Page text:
The negotiations between India and Australia on civil nuclear cooperation have made “good progress,” Australian High Commissioner to India Patrick Suckling told The Hindu here on Thursday.
The fourth round of talks was held in Canberra from February 10 to 12. “The negotiations went very well. There is a good spirit in the negotiations. We are looking at having another [round of talks] shortly. We are making a significant progress... I’m very optimistic,” he said in an exclusive interview.
Mr. Suckling pointed out that the Liberal Party was in power in 2007, when Australia agreed to sell Uranium to India. Hence, the Australian government wanted it done “as quickly as possible.”
Asked whether the insistence on ‘IAEA plus safeguards’ was a stumbling block, he said this was not the case.
But there were hurdles. “Currently, there are some points of differences we are working through... India has its template. We have our template. We are working out how we can reconcile those two... I don’t think there is any show-stopper,” he said.
Mr. Suckling said the ambitious target to more than double the volume of trade between the two countries to Australian $40 billion by 2015 was achievable. “Our sense is that trade relationship is very strong. We think we will get there... Volumes of coal are increasing... There is genuine two-way trade and investment,” he said.
India is Australia’s ninth-largest trading partner, with two-way trade valued at $16.6 billion during 2013. India is Australia’s fourth largest export market ($11.4 billion in 2013). The total Indian investment in Australia had risen to $9.97 billion at the end of 2013.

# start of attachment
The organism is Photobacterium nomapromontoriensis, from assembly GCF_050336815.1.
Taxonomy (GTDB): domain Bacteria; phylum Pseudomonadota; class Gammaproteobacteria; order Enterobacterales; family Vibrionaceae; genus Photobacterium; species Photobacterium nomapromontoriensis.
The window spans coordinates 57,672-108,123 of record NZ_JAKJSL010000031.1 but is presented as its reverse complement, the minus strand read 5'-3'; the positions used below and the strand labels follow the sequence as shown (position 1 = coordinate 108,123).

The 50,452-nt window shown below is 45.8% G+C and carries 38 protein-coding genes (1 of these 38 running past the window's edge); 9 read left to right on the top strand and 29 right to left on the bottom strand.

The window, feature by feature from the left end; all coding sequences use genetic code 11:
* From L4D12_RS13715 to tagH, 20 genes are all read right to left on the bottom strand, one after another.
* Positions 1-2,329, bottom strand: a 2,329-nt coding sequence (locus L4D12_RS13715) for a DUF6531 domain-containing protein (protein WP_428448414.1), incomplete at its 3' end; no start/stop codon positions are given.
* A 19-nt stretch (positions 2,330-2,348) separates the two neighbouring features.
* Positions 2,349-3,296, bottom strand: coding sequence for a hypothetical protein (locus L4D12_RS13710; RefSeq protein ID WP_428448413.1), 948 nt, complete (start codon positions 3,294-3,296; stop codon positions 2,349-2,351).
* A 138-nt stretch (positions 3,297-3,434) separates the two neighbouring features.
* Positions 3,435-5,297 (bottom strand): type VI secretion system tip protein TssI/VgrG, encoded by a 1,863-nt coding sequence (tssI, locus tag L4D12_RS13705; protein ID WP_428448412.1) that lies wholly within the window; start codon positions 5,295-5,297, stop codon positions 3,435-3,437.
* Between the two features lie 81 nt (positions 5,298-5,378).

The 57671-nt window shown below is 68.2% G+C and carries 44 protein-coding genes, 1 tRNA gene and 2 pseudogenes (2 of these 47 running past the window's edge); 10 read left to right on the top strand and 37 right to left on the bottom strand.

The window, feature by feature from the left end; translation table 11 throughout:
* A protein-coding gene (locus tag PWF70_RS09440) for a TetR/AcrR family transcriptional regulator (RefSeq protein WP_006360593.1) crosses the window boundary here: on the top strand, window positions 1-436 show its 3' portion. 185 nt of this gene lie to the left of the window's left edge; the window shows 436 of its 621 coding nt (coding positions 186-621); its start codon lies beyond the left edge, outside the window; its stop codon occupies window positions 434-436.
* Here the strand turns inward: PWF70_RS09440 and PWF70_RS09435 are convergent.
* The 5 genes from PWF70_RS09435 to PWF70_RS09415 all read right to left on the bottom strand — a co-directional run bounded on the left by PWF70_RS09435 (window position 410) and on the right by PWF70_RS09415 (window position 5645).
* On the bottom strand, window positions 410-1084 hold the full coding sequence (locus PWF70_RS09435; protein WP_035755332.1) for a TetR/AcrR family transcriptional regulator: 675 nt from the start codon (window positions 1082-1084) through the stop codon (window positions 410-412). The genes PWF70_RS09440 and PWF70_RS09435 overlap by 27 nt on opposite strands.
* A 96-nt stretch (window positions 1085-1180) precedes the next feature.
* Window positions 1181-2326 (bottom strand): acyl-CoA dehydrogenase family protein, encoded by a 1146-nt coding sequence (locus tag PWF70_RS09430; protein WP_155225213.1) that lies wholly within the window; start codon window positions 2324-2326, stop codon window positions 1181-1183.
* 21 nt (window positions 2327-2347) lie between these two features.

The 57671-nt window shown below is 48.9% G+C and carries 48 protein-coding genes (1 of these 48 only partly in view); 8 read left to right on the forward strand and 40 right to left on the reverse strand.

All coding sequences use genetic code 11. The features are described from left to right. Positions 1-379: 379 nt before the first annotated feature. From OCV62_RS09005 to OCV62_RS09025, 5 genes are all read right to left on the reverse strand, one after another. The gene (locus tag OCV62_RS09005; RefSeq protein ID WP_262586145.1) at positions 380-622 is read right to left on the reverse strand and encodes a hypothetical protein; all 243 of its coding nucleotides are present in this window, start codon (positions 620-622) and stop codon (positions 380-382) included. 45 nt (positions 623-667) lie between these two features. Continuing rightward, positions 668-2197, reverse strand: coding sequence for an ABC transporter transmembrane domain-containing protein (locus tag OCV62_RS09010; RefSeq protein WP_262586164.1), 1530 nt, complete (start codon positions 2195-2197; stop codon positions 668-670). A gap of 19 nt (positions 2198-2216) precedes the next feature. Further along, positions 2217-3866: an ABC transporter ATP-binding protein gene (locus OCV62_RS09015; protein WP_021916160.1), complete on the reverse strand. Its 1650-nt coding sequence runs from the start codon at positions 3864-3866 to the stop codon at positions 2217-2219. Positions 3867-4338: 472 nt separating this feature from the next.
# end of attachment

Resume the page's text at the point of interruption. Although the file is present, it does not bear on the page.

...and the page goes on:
The inaugural cybersecurity dialogue, planned for the first half of 2014, is being pushed back because of the Lok Sabha polls.
The Energy Dialogue is going ahead as scheduled. Planning Commission Deputy Chairman Montek Singh Ahluwalia will travel to Australia this month to take the process forward. But the Comprehensive Economic Cooperation Agreement negotiations will have to wait for a new government in New Delhi. There have been five rounds of talks so far, and India and Australia are on the same page on most tenuous issues. “India has agreed to chair with us a forum on energy in the G-20 this year [when it is held in Australia],” he said.
Mr. Suckling was in Chennai to strengthen bilateral business links. “Tamil Nadu is one of India’s largest and most industrialised State economies,” he noted. During the visit, Mr. Suckling also met representatives of the Organisation for Eelam Refugee Rehabilitation to discuss the ongoing cooperation on communications activities aimed at discouraging Sri Lankan Tamils from paying people-smugglers for a long and dangerous sea voyage to Australia.